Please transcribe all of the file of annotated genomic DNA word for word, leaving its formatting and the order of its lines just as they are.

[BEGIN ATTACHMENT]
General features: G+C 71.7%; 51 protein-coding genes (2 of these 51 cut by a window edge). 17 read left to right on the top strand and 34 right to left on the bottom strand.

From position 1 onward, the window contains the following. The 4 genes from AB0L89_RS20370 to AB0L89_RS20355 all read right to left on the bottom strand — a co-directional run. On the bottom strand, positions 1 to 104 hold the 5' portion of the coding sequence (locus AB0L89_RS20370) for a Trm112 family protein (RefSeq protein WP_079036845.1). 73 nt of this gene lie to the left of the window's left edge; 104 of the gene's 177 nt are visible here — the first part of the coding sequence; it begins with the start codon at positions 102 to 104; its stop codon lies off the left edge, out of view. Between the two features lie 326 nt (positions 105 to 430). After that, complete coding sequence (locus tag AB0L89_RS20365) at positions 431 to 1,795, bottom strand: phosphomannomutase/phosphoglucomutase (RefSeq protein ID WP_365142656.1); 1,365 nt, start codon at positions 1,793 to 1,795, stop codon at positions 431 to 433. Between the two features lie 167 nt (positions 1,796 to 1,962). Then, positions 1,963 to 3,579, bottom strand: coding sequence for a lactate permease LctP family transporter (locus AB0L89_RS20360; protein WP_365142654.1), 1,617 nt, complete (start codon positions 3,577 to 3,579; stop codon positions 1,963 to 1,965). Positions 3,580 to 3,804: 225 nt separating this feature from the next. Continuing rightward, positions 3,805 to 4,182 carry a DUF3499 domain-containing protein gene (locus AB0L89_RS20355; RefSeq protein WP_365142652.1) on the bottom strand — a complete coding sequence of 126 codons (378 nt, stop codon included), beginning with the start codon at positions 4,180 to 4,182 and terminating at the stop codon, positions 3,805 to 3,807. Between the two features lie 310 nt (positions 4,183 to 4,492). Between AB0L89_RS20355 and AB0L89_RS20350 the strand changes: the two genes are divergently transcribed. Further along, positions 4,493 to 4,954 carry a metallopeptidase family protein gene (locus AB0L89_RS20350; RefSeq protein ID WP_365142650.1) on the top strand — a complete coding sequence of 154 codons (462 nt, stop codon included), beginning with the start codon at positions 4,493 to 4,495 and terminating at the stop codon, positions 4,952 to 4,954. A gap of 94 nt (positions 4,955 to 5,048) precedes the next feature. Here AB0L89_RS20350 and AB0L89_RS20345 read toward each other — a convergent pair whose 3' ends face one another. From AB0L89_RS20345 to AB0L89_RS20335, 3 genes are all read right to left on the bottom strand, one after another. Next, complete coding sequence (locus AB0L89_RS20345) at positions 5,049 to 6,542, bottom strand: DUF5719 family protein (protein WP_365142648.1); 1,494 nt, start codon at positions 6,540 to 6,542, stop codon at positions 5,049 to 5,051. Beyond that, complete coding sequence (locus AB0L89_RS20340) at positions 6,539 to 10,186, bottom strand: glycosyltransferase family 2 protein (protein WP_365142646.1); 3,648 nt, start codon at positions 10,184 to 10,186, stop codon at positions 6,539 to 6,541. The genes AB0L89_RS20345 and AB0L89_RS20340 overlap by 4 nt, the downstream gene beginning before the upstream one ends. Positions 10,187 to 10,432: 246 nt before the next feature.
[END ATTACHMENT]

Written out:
General features: G+C 71.7%; 51 protein-coding genes (2 of these 51 cut by a window edge). 17 read left to right on the top strand and 34 right to left on the bottom strand.

From position 1 onward, the window contains the following. The 4 genes from AB0L89_RS20370 to AB0L89_RS20355 all read right to left on the bottom strand — a co-directional run. On the bottom strand, positions 1 to 104 hold the 5' portion of the coding sequence (locus AB0L89_RS20370) for a Trm112 family protein (RefSeq protein WP_079036845.1). 73 nt of this gene lie to the left of the window's left edge; 104 of the gene's 177 nt are visible here — the first part of the coding sequence; it begins with the start codon at positions 102 to 104; its stop codon lies off the left edge, out of view. Between the two features lie 326 nt (positions 105 to 430). After that, complete coding sequence (locus tag AB0L89_RS20365) at positions 431 to 1,795, bottom strand: phosphomannomutase/phosphoglucomutase (RefSeq protein ID WP_365142656.1); 1,365 nt, start codon at positions 1,793 to 1,795, stop codon at positions 431 to 433. Between the two features lie 167 nt (positions 1,796 to 1,962). Then, positions 1,963 to 3,579, bottom strand: coding sequence for a lactate permease LctP family transporter (locus AB0L89_RS20360; protein WP_365142654.1), 1,617 nt, complete (start codon positions 3,577 to 3,579; stop codon positions 1,963 to 1,965). Positions 3,580 to 3,804: 225 nt separating this feature from the next. Continuing rightward, positions 3,805 to 4,182 carry a DUF3499 domain-containing protein gene (locus AB0L89_RS20355; RefSeq protein WP_365142652.1) on the bottom strand — a complete coding sequence of 126 codons (378 nt, stop codon included), beginning with the start codon at positions 4,180 to 4,182 and terminating at the stop codon, positions 3,805 to 3,807. Between the two features lie 310 nt (positions 4,183 to 4,492). Between AB0L89_RS20355 and AB0L89_RS20350 the strand changes: the two genes are divergently transcribed. Further along, positions 4,493 to 4,954 carry a metallopeptidase family protein gene (locus AB0L89_RS20350; RefSeq protein ID WP_365142650.1) on the top strand — a complete coding sequence of 154 codons (462 nt, stop codon included), beginning with the start codon at positions 4,493 to 4,495 and terminating at the stop codon, positions 4,952 to 4,954. A gap of 94 nt (positions 4,955 to 5,048) precedes the next feature. Here AB0L89_RS20350 and AB0L89_RS20345 read toward each other — a convergent pair whose 3' ends face one another. From AB0L89_RS20345 to AB0L89_RS20335, 3 genes are all read right to left on the bottom strand, one after another. Next, complete coding sequence (locus AB0L89_RS20345) at positions 5,049 to 6,542, bottom strand: DUF5719 family protein (protein WP_365142648.1); 1,494 nt, start codon at positions 6,540 to 6,542, stop codon at positions 5,049 to 5,051. Beyond that, complete coding sequence (locus AB0L89_RS20340) at positions 6,539 to 10,186, bottom strand: glycosyltransferase family 2 protein (protein WP_365142646.1); 3,648 nt, start codon at positions 10,184 to 10,186, stop codon at positions 6,539 to 6,541. The genes AB0L89_RS20345 and AB0L89_RS20340 overlap by 4 nt, the downstream gene beginning before the upstream one ends. Positions 10,187 to 10,432: 246 nt before the next feature.